The online retailing market has prospered tremendously (Statista 2019). Consumers are, nevertheless, unsure about buying fresh food online (Kühn et al. 2020). The low need for online grocery purchase is surprising, since consumers maintain that they perceive saving time and convenience as benefits of online shopping (e.g., Kühn et al. 2020). It is therefore important to understand what lies behind consumers’ reluctance to purchase fresh food online, especially healthy produce. Consumer psychology provides an explanation by highlighting touch’s pivotal role in consumer behavior (e.g., Peck and Shu 2009). When shopping online consumers do not have “the possibility of touching and feeling products before purchasing them to reduce uncertainty” (Herhausen et al. 2015, p. 311), resulting in negative expectations of online offered produce.
Our research shows that these negative expectations influence consumers’ produce perception even after they have experienced such products (after tasting experience). A lab experiment allocated participants randomly to either an ‘offline’ or ‘online’ condition. In the offline condition, participants selected four apples (one of each presented type) from a basket mirroring a local supermarket context. These consumers believed, during a subsequent degustation, they were going to taste the chosen apple. We, however, served random tastings of each apple type. In the online condition, participants saw a fictive online shop on a computer and were told they were going to taste the apples shown. A local store’s assortment served as the product pool in both conditions. The offline condition results show that participants rated their tasted produce better and were willing to pay more than those experiencing the online condition. The second lab experiment incorporates a third condition: online, using a direct touch interface (e.g., a tablet’s touchscreen). This experiment replicated study 1’s results but used tomatoes, ultimately resulting in higher produce consumption in the offline vs. the online condition. Further, study 2 offers online retailers a solution by addressing consumers’ haptic experience. Using a direct touch interface during the online purchasing process compensates for online retailing’s negative effects on consumers’ product evaluation, taste, WTP, and consumption amount.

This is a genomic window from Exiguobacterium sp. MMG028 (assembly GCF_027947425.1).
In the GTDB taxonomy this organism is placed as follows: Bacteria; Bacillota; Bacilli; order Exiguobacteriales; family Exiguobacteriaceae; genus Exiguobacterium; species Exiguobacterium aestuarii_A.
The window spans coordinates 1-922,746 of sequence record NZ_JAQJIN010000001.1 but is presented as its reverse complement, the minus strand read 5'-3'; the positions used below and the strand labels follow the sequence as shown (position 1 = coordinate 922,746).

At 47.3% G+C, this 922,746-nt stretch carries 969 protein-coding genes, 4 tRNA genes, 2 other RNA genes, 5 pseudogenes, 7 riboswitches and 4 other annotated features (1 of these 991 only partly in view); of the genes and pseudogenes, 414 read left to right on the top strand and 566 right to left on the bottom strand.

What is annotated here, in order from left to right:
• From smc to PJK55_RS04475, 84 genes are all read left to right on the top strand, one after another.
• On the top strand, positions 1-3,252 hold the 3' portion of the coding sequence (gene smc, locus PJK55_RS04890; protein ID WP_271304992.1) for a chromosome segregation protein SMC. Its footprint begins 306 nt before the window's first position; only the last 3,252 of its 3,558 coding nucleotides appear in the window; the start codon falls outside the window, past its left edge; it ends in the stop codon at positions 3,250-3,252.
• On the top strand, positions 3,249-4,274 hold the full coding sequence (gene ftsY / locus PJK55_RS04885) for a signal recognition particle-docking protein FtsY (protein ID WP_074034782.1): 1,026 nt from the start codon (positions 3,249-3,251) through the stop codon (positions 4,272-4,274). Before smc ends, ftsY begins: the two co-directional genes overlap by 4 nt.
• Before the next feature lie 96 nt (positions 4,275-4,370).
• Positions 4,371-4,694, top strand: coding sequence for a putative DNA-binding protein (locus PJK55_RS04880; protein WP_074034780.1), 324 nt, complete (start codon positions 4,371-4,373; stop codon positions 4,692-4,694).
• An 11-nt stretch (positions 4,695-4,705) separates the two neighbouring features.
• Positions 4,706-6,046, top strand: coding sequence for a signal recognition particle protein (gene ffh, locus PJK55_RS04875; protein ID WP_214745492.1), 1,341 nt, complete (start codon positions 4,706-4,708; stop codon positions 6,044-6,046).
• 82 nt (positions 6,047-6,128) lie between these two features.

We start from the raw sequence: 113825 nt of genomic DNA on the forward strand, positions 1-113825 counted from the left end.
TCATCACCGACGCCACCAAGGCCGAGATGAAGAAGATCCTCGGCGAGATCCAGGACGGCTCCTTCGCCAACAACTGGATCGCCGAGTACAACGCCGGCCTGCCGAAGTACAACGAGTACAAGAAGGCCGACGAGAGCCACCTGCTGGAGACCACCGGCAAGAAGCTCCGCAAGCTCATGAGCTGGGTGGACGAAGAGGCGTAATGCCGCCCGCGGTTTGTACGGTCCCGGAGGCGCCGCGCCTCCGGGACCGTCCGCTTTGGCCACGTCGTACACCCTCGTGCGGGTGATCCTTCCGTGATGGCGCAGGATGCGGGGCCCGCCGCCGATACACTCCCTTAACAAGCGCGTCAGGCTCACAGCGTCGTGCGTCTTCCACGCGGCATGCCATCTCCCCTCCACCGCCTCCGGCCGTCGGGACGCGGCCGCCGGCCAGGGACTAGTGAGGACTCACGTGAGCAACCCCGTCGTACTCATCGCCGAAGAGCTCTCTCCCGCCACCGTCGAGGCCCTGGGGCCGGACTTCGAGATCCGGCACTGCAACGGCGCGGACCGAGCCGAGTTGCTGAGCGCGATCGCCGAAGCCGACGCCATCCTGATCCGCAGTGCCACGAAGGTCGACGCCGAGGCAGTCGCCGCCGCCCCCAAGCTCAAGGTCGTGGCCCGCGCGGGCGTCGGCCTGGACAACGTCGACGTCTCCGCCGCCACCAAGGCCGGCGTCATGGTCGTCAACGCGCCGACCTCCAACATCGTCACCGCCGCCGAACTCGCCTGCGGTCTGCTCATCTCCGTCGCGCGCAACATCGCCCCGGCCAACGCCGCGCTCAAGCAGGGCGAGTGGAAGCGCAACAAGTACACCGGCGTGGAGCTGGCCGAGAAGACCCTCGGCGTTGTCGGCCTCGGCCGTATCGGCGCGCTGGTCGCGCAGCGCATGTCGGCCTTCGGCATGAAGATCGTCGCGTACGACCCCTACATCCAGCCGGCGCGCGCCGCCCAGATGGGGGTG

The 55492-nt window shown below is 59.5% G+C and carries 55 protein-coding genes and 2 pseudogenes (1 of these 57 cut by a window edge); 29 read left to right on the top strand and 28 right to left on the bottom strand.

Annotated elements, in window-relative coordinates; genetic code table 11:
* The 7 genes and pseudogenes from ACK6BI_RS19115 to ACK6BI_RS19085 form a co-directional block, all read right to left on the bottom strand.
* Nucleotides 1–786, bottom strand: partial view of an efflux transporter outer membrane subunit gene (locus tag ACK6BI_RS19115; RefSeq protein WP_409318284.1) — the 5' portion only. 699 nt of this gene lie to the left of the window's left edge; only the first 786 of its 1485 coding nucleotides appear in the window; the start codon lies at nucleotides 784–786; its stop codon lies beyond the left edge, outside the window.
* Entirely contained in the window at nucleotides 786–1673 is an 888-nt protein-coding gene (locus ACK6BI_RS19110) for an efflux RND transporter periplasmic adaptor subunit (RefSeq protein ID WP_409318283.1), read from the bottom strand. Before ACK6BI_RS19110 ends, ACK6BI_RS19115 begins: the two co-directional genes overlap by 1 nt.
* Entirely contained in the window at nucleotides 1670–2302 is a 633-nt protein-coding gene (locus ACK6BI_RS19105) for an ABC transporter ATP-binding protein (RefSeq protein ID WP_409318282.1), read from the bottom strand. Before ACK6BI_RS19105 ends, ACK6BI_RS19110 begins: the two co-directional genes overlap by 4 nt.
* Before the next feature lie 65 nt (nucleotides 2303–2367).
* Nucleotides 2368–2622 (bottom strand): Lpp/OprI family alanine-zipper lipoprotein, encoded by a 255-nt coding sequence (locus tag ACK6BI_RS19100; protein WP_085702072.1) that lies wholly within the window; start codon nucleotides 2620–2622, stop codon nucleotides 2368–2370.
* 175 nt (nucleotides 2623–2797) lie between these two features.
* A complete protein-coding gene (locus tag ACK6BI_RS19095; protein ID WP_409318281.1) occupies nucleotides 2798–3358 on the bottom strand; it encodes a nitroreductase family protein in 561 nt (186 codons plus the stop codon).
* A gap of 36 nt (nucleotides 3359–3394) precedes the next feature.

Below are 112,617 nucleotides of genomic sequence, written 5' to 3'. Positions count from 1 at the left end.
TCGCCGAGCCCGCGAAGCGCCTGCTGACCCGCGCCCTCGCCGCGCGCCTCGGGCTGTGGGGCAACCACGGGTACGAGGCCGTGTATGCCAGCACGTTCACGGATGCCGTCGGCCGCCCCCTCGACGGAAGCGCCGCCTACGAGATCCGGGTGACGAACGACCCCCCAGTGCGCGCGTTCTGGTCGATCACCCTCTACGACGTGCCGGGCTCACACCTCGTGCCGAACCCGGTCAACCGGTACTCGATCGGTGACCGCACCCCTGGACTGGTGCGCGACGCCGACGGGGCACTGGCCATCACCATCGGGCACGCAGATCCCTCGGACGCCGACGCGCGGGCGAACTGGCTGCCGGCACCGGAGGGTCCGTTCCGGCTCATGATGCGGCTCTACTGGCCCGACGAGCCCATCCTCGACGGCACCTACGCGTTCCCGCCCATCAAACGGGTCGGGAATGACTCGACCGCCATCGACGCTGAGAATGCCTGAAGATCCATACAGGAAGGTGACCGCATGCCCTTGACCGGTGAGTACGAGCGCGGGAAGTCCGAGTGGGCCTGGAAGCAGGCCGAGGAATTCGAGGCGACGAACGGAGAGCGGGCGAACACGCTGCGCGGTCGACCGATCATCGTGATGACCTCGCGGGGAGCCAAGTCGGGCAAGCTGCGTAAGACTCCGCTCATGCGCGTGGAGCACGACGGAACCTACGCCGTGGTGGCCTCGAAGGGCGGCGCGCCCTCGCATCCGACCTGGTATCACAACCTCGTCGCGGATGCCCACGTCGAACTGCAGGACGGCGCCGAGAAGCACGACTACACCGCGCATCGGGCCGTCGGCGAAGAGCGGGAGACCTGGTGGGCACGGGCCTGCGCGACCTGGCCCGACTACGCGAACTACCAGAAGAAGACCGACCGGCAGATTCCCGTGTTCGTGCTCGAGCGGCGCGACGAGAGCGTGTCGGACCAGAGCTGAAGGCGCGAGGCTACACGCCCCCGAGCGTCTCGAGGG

Results show that negative expectations impact product evaluation after product experience, as consumers do not learn from the degustation process. Online retailers should therefore not just use freebies to address consumers’ negative expectation, but invest in strategies that increase their prepurchase expectations (e.g. image, reputation) (Biswas and Biswas 2004; Yazdanparast and Spears 2013). Online retailers could actively push direct touch usage via mobile apps to exploit direct touch interfaces’ positive impact.
- Direct touch interface
- Online retailing
- Sensory marketing